The last decade of filmmaking has seen a digital revolution greater than what many had forseen. Advances in digital filmmaking technology have managed to override the past century of film history by turning entire processes of filmmaking digital. One of the biggest areas that digital filmmaking has influenced are visual effects (VFX). The past decade of digital technology has illustrated what we might expect for the future of VFX.
1 – Pre-visualisation
Over the last ten years, the VFX industry and its technicians have developed and launched a whole range of digital tools which increasingly play a central role in all stages of filmmaking. It’s become commonplace for directors and their crews to ‘pre-visualise’ scenes before they’re actually shot. To do this, crews use post-production before a shoot’s been completed to see how the film will look once it’s gone through its final process. The growing use of digital cameras on sets, almost 90% in 2015, allow ‘pre-visualisation’ to take place on a set itself. During production of Avatar, director James Cameron mixed live-action footage with computer-generated effects directly on set in order to give the crew a sense of how the final scene would appear.
2 – Motion capture
Actor and motion-capture savant Andy Serkis, who has graced screens in several motion capture roles, describes motion capture simply as digital makeup and a way to elevate an actor’s performance. Motion capture technicians track the facial and body expressions and movements of skilled actors in order to then generate characters in post-production. The result is more organic movement which helps breathe authenticity into a film’s character. Films like 2016’s The Junglebook and Dawn of the Planet of the Apes show how motion capture not only lends itself beautifully to human characters but also to animals.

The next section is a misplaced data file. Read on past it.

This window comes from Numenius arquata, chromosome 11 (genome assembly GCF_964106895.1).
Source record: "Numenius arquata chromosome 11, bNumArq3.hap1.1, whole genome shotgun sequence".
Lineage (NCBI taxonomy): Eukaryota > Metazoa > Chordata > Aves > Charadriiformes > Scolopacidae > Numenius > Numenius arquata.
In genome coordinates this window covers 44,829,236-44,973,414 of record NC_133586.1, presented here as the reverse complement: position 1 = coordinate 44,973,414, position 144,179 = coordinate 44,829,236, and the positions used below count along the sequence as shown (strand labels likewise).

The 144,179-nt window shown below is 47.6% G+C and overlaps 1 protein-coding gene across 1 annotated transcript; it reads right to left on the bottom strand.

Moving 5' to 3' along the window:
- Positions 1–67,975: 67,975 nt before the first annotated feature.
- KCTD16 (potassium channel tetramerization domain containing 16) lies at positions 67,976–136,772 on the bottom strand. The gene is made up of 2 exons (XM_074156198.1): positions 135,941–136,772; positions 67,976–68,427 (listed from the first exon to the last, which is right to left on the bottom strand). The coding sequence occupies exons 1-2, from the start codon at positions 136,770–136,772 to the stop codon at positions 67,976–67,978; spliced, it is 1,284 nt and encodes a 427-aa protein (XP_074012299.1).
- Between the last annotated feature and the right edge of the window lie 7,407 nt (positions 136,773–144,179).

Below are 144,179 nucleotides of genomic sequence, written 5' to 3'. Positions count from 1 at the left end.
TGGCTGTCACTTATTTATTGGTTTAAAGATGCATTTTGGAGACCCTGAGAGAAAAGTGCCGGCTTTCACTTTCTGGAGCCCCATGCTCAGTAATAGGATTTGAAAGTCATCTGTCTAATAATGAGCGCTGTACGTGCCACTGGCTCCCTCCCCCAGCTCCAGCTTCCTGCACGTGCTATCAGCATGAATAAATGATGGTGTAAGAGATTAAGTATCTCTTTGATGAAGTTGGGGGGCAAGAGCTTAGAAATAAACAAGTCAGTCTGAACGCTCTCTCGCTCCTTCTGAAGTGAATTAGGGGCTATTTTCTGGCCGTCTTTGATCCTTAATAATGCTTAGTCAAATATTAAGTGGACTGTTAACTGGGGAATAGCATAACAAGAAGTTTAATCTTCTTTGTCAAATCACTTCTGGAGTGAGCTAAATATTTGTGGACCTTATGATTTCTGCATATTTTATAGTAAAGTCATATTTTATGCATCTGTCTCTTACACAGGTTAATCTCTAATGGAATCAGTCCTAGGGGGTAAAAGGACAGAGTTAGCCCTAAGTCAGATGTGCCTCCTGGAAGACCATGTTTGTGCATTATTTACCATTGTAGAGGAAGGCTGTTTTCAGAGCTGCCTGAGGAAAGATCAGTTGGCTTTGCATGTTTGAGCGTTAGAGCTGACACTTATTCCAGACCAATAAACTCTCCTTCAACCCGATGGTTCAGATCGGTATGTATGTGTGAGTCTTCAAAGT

3 – Photorealism
When The Curious Case of Benjamin Button won the Academy Award for Best Visual Effects in 2009, it proved that VFX were not only for sci-fi, fantasy and action films but could create realistic depictions of people. The VFX technology used to subtly age Brad Pitt throughout the film has been further developed as VFX artists can now help entirely recreate actors’ faces with technology. Rogue One: A Star Wars Story’s audiences saw a realistic and almost uncanny recreation of late actor Peter Cushing in such a subtle way, many had no clue the actor was digitally recreated.
4 – Small-screen VFX
As critics continue to claim that the past decade has seen a television renaissance, budgets for both network and cable shows have continued to increase. Shows like HBO’s Game of Thrones have a reported $10 million budget per episode, totalling $100 million for a full season. With budgets that rival many commercial film productions, television shows can truly invest in incredible VFX that rival their big-screen counterparts.
The film industry is a global one and digital technology has helped fuel its globalisation. VFX continue to push boundaries and the companies behind the technologies are sure to create impressive ways which will empower filmmakers to thrill audiences with breath-taking visuals over the next decade.